It is a flowing mix of details, thoughts, pithy random observations, and provocative paragraphs that will keep you reading and feeling like you are part of the "ride".
For regular travel book fans there is plenty here, ranging from a peculiar small black thing that happened to slip down a very foul hole in India and why anyone would bother to chase it, to an insider's "been there and done that" view of the accuracy of some travel guides that tend to embellish things a little too much. For motorcyclists, it is just plain fun to read, the trials and tribulations of the tent and camping, lost and found treasures in the panniers, and what it means to be a motorcyclist in some places that are off the beaten track. The comings and goings of temporary travel companions that range from the retentive to the really, really retentive.
It is probably not the way that many would choose to visit Mongolia, starting by going on a TV game show!
If you are a motorcyclist, by all means please read on.
We all know the bottom line is always going to be, "How does it stack up to the Ewan, Charley, Ted, Helge, Sam, and the tall Aussie brigade of bike travel writing?" That is the dirty little secret of motorcycle travel writing, as in other areas of life, comparisons are unavoidable, likely to result in some degree of red faced embarrassment, disappointment, depression, and all sorts of nasty things.
The answer here, though, is quite simple.
It is nowhere near the big budget adventure of Ewan and Charley, though the showbiz angle of how Field gets started is fun.
It is quite vacant of the deep, dark, and umbrella laden musings of Ted, in this case think Lichtenstein rather than Monet.
I don't know how well Field would have traveled with Helge but he, Field, probably would have tried to break him down with copious amounts of the local brews.
The tall Aussie, Adrian Scott? Well, let's see, umm, hmmmm, ok, they both have ridden Kawasaki KLR 650 bikes through Russia and that is the only place where the two authors intersect as far as similarities go in their writings.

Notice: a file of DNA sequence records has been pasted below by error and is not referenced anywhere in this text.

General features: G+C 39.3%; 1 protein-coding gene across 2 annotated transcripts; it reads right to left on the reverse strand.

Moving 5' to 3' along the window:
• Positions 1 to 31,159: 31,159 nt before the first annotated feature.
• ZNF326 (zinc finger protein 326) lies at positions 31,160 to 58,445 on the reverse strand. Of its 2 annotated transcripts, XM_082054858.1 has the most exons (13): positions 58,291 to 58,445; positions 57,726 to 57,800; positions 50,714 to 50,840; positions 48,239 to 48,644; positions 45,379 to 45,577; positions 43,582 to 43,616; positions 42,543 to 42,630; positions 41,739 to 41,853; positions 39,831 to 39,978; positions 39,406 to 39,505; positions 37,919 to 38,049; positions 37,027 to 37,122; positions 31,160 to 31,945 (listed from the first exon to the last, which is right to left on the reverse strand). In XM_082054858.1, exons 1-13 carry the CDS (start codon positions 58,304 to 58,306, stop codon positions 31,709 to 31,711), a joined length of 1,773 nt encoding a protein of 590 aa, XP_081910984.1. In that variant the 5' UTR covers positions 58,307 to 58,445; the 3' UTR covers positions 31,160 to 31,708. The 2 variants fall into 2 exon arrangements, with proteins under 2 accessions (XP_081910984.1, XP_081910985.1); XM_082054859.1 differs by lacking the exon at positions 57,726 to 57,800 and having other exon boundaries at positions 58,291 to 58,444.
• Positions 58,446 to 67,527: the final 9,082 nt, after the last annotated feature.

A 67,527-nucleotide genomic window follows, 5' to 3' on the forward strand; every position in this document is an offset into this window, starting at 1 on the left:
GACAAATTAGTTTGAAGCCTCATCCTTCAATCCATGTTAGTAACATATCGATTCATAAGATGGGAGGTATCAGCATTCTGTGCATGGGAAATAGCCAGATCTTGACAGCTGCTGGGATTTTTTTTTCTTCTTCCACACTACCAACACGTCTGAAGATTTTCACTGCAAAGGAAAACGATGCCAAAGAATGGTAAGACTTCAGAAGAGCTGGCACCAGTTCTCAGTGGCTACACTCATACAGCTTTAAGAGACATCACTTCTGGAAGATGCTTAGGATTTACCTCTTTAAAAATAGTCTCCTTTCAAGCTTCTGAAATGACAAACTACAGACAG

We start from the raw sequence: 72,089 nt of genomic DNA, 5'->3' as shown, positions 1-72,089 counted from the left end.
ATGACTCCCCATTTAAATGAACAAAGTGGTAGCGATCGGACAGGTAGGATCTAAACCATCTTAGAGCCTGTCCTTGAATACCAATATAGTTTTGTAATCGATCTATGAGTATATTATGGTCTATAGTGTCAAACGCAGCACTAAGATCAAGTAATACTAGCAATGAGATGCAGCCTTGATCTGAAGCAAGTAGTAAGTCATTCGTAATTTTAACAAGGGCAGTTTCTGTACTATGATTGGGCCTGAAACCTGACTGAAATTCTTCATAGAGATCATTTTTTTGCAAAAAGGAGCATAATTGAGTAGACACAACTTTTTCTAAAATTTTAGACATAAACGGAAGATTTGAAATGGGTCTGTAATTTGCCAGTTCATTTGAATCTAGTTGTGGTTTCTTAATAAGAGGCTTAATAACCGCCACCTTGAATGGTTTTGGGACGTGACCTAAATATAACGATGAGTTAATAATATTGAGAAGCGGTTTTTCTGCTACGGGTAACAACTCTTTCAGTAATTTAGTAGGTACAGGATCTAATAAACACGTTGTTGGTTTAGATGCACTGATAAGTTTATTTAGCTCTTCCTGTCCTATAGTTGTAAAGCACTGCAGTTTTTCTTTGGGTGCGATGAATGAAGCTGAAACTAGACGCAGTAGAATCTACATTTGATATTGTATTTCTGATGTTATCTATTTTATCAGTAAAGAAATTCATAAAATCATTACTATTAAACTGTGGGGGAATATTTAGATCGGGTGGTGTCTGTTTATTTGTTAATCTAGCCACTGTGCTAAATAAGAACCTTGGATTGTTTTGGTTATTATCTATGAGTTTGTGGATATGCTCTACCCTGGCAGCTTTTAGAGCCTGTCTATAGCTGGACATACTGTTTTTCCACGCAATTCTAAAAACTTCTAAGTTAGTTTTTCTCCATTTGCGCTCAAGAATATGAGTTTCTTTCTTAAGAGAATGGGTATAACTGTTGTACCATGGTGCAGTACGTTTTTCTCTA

Sam? I think if Sam had done a few more miles and lived a closer life with motorcycles prior to setting off on his first epic trip, he might have had a lot in common with Graham Field.
Who are Ewan, Charley, Ted, Helge, Sam, and the tall Aussie? If you don't know them, this book will be a good place to start to get to know them, they are all motorcycle travel authors and this book by Graham Field will likely get you wanting for more motorcycle travel reading.
It is a fine place to start if you are new to this, well, "field". He can hold his own here.
Will you enjoy this book as much as I did? Hopefully you will, though if you are a bellicose American politician you might find yourself offended, ditto for if you are a Russian bureaucrat. But if you enjoy a damn fine read that you can pick up, ponder, put down, and pick up again at anytime, you will like this book.
This is the first time I have hoped a motorcycle travel writer will write another book, rather than simply find out that a motorcycle travel writer has written another book.
I still laugh at the lines, "And who are you? A passerby?" and the context in which he presents them.
That alone was the worth the price of admission.